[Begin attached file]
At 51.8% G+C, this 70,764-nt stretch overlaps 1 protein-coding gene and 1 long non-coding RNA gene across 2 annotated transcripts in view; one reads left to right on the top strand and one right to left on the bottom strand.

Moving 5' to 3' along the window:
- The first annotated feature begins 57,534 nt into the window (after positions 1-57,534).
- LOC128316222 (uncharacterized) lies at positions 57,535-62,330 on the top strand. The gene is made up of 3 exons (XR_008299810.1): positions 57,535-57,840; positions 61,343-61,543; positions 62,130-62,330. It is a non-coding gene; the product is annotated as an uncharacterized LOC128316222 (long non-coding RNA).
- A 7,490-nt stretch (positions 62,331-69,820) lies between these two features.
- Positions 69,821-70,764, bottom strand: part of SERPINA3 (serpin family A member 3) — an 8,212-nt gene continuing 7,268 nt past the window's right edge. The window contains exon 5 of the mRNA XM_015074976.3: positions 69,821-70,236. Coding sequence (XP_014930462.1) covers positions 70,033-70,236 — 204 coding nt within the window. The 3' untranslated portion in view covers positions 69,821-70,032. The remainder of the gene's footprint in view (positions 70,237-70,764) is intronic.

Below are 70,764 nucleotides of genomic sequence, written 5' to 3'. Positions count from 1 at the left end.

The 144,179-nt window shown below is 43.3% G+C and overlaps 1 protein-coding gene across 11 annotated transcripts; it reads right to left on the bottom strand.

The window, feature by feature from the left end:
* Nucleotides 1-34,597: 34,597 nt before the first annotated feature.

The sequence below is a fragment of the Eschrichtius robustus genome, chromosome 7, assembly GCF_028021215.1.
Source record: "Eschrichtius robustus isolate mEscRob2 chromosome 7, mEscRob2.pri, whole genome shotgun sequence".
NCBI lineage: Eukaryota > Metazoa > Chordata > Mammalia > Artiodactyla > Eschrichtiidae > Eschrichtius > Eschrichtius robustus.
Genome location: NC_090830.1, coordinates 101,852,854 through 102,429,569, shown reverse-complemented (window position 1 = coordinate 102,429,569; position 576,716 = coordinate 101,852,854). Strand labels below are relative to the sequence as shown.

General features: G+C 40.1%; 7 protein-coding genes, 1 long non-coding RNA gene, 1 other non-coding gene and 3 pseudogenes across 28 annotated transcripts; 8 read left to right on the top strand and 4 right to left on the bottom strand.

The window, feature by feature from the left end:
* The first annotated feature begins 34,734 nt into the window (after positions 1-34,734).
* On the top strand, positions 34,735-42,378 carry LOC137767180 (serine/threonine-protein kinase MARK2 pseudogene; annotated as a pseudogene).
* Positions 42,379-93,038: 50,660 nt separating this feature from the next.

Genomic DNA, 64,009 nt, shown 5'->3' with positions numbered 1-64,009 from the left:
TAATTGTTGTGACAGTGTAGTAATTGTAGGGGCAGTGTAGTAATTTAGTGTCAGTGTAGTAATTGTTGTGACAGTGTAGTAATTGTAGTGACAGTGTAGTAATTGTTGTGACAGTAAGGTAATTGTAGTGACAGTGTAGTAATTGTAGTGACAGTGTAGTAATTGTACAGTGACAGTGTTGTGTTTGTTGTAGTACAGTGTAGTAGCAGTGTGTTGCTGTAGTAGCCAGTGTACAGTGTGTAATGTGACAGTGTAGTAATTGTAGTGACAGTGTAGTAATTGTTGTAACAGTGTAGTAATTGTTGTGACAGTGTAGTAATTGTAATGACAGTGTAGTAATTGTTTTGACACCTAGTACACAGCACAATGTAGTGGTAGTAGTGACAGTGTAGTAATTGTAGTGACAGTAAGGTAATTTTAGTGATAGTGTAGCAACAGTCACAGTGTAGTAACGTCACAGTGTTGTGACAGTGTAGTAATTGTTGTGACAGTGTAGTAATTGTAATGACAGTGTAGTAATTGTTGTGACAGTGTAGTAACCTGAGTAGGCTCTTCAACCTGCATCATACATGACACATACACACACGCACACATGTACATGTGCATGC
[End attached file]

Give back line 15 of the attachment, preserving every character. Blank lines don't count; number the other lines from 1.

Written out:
General features: G+C 40.1%; 7 protein-coding genes, 1 long non-coding RNA gene, 1 other non-coding gene and 3 pseudogenes across 28 annotated transcripts; 8 read left to right on the top strand and 4 right to left on the bottom strand.